The Case FOR Bureaucracy

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Why do Americans spend so much on health care but not get superior care? There are several reasons. One is that doctors tend to make more in the U.S. than in other countries, and another is that governments in other countries negotiate better deals with pharmaceutical companies on drug prices. But the other major reason is that our private, multi-payer system is much less efficient than the public single-payer systems in other countries. Consider this: the New England Journal of Medicine estimates that administrative costs take 31 cents out of every health care dollar in the U.S., compared to only 17 cents in Canada.13 Why is this the case? Private insurance companies spend much more on paperwork and administrative overhead. The sheer number of people that are working in these private insurance bureaucracies far outstrips those required in government-funded programs. In Massachusetts alone, Blue Cross/Blue Shield employs 6,682 workers to cover 2.7 million subscribers. This is more people than work in all of Canada’s provincial health care plans, which cover over 25 million people.14 Why do insurance companies need so many workers? One reason, as Paul Krugman explains, is that millions of health insurance personnel in the U.S. are employed not to help deliver health care at all, but to try to get someone else to pay the bills instead of their company.

Another source of administrative inefficiency in our private multi-payer health care system is the enormous amount of overlap between companies. Each insurance company must maintain its own records and develop its own billing processes. This is much more expensive than using a single government administrative structure. Moreover, our multi-payer system drives up the administrative costs for doctors and hospitals. They must deal with dozens of different insurance plans, each with their own coverage, payment rules, etc. We then need to add to all of this excessive overhead the need for private insurers to make a profit – something that government needn’t do. This makes our private system become more expensive. It has been estimated that higher overhead and the need for profit together add from 15% to 25% to the costs of private insurance plans, while the overhead for the government-run Medicare program is a mere 3%. Given all this, it should not come as a shock to find that a 2004 study by researchers at Harvard Medical School and Public Citizen concluded that the U.S. could save up to $286 billion a year on paperwork if we switched to a single-payer, national health insurance program.15 This money saved from eliminating the private health care bureaucracy would be more than enough to offset the costs of extending coverage to the millions of Americans who now have no health insurance at all. (Unfortunately, this single-payer plan was blocked by Republicans and conservative Democrats in the 2010 health care reform bill.)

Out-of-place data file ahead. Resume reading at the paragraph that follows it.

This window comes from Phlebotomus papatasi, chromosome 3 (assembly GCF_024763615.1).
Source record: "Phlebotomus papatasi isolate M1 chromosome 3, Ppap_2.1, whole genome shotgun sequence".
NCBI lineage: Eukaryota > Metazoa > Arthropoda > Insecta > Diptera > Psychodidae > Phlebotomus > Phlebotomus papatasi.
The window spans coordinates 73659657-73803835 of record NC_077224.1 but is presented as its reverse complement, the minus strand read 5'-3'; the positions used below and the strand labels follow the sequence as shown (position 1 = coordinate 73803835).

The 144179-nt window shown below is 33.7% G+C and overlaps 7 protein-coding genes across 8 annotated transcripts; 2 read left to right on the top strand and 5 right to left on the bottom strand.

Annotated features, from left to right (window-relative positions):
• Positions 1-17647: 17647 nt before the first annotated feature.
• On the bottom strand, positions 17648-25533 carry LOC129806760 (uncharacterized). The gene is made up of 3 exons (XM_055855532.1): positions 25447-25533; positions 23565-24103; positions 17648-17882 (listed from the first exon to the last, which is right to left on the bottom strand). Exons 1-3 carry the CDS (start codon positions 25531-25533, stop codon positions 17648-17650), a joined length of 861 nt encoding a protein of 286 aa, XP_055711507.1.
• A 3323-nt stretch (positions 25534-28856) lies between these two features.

To sum up, government-funded universal health care plans provide better care to more people at a lower cost. This one example by itself should be enough to explode the myth that business and privatization are always better than government bureaucracy in providing vital services to the public.

Myth No. 3: We Want the Government to Act Like a Business

The astronaut John Glenn tells a story about his first trip into space. As he sat in the capsule, waiting nervously on the launching pad, he couldn’t stop thinking about the fact that NASA had given the contract for the rocket to the lowest bidder. This raises another important point about government bureaucracies: we don’t always want them to act like businesses. Conservatives are constantly saying that we would all be better off if government were run like a business. But would we? Businesses are obsessed with their bottom lines and are always looking for the cheapest way to make a product or deliver a service. But in many cases, we don’t want government services to be as cheap as possible. Often, with government, the main concern is the quality of the service, not its costs. For example, do we really want to spend the least amount of money possible on our air traffic control system? Obviously not – the main goal should be maximizing the safety of the aviation system. Also, do we want the cheapest possible workforce in charge of security at our airports? Again, of course not – and this point was even acknowledged by Republicans when they agreed to abandon private security companies in favor of a federalized system in the wake of the 9/11 tragedy. Private security had certainly cost less, but it is clearly better to have a federal program that spends more money on training personnel and pays higher salaries to attract employees who are more capable.

Similarly, we don’t really want the cheapest system for dispensing justice in our society. We could certainly save a lot on court costs if we didn’t pay for lawyers for those who can’t afford them and if we got rid of jury trials and lengthy appeal processes. But this would undermine the main goal of providing justice. The point here is clear: unlike businesses, public agencies are not just concerned with the bottom line. We expect our government organizations to pursue a wide variety of important goals, and often cost is not the most important consideration. In this sense, it is unfair to expect many government bureaucracies to be as cheap to run as businesses.

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